Electric Heat Pump Furnace Basics Explained Electric Heat Pump Furnace Basics Explained
An electric heat pump furnace serves the purpose of shooting the air out of the furnace area, and into the room. Electrical pumps are not very fuel efficient, and were most popular in the 70s, before electricity became a serious problem for many. The electric furnace is staging a comeback, however, in the age of fuel efficiency, as many HVAC units have an electric heat pump furnace elements which feature a coil with refrigeration fluid in, just before the heating element. Before you start investing in a electric heat pump you should understand a few fundamentals of the department, and how this can effect the way in which the heat pump functions.
The first important difference between the different types of heat pumps for furnaces is the placement and alignment of the components. Some makers of the pump will put the heating elements with an area similar to that of an A/C unit, with parts for the compressor, while others will use a sequencing device called a thermal relay. Still others have their own design of pump contents, which have other relays on. The type of components you have will affect the wiring colors and positions between each brand. The differences in these parts extends to the amount of amps which your fuses will contain. This is vital if you have a furnace which can reach very high temperatures, as this may cause low amp fuses to burn out.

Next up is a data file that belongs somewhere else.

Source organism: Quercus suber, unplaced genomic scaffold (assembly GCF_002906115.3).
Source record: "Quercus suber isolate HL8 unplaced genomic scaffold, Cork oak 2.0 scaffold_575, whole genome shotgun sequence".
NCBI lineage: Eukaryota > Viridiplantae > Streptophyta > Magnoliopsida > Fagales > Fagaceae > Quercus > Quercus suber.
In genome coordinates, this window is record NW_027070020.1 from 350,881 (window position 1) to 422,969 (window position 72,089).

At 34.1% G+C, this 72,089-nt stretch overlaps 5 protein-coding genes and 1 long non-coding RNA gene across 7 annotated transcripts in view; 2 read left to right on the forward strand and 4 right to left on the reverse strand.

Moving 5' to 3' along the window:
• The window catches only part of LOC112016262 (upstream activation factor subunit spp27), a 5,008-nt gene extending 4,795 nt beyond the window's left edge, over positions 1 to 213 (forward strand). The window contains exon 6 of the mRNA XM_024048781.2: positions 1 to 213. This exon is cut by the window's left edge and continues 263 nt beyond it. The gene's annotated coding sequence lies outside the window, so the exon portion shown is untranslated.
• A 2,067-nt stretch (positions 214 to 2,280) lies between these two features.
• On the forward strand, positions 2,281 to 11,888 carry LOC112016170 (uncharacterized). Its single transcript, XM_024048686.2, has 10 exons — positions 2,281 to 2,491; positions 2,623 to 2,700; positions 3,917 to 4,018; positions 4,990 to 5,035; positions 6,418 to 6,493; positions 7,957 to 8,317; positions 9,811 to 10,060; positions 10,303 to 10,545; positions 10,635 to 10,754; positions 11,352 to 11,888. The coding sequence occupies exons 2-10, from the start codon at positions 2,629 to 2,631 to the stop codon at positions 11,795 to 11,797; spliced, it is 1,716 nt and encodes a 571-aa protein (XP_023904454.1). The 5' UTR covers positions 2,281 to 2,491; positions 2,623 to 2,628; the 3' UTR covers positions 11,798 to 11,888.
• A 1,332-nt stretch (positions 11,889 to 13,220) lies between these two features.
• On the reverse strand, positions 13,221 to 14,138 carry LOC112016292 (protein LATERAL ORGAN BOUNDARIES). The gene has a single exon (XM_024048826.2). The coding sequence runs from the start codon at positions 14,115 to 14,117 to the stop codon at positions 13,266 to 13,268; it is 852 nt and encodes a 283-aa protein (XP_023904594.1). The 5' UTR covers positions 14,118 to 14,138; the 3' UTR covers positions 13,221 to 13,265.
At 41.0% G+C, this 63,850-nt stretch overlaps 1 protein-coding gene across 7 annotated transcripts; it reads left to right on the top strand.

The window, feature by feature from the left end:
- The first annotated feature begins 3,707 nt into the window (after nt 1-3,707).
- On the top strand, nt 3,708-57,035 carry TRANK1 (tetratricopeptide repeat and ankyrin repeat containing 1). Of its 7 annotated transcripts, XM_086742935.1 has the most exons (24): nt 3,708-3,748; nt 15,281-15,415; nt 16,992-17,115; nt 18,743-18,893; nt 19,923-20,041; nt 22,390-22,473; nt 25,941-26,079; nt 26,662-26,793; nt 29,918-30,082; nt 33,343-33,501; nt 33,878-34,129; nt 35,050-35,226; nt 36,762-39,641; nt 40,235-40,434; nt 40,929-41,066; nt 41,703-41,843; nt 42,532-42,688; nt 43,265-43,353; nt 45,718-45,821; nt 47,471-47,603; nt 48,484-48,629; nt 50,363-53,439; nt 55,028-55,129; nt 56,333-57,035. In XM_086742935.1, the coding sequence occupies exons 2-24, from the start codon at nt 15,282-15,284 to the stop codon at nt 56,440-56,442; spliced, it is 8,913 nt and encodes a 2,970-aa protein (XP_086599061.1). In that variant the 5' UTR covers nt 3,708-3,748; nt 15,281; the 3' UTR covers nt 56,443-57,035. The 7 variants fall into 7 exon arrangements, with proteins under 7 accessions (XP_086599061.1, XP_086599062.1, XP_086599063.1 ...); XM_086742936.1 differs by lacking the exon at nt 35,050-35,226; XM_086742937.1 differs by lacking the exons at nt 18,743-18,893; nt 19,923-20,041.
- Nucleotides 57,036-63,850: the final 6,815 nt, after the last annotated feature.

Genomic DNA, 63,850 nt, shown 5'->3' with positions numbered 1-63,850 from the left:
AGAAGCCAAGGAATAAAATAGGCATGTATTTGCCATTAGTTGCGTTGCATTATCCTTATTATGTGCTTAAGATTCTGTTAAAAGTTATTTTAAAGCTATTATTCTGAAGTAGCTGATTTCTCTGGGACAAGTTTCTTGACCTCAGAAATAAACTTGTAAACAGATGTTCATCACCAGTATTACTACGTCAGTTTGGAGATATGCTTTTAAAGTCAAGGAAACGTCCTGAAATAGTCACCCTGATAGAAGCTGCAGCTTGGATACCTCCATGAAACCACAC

When the furnace is used with a heat pump, they are often combined with a heating element, this is known as auxiliary heat. The purpose of this kind of heat is to prevent a low heat output. Low output by the pump can be caused by low outside temps, which serves to prevent the right heat from reaching the furnace. The element serves to counterbalance this cold effect by warming the air to the right degree. The heating element may not be included with all kinds of heat pumps, but once you have the right device, you should be able to manage your heat supplies easily.
Some problems with Heat Pumps
While the heat pump has many advantages, it can also have problems which can cause it to not work properly. The first and most important point is that they are affected by cold temperatures. The external pump cannot work once the temperature is below -15 degrees centigrade, for air source heat pumps, although a ground heat source may also be affected by ground frost. It you buy a heat pump from new, then you may also experience some large costs around installation and maintenance. This cost is usually offset by savings, but it is a large initial lay out which is not often covered by government support. Heat pumps are also impractical for large households, as they can only send a certain percentage of heat to the home. Therefore constant use may damage the pump.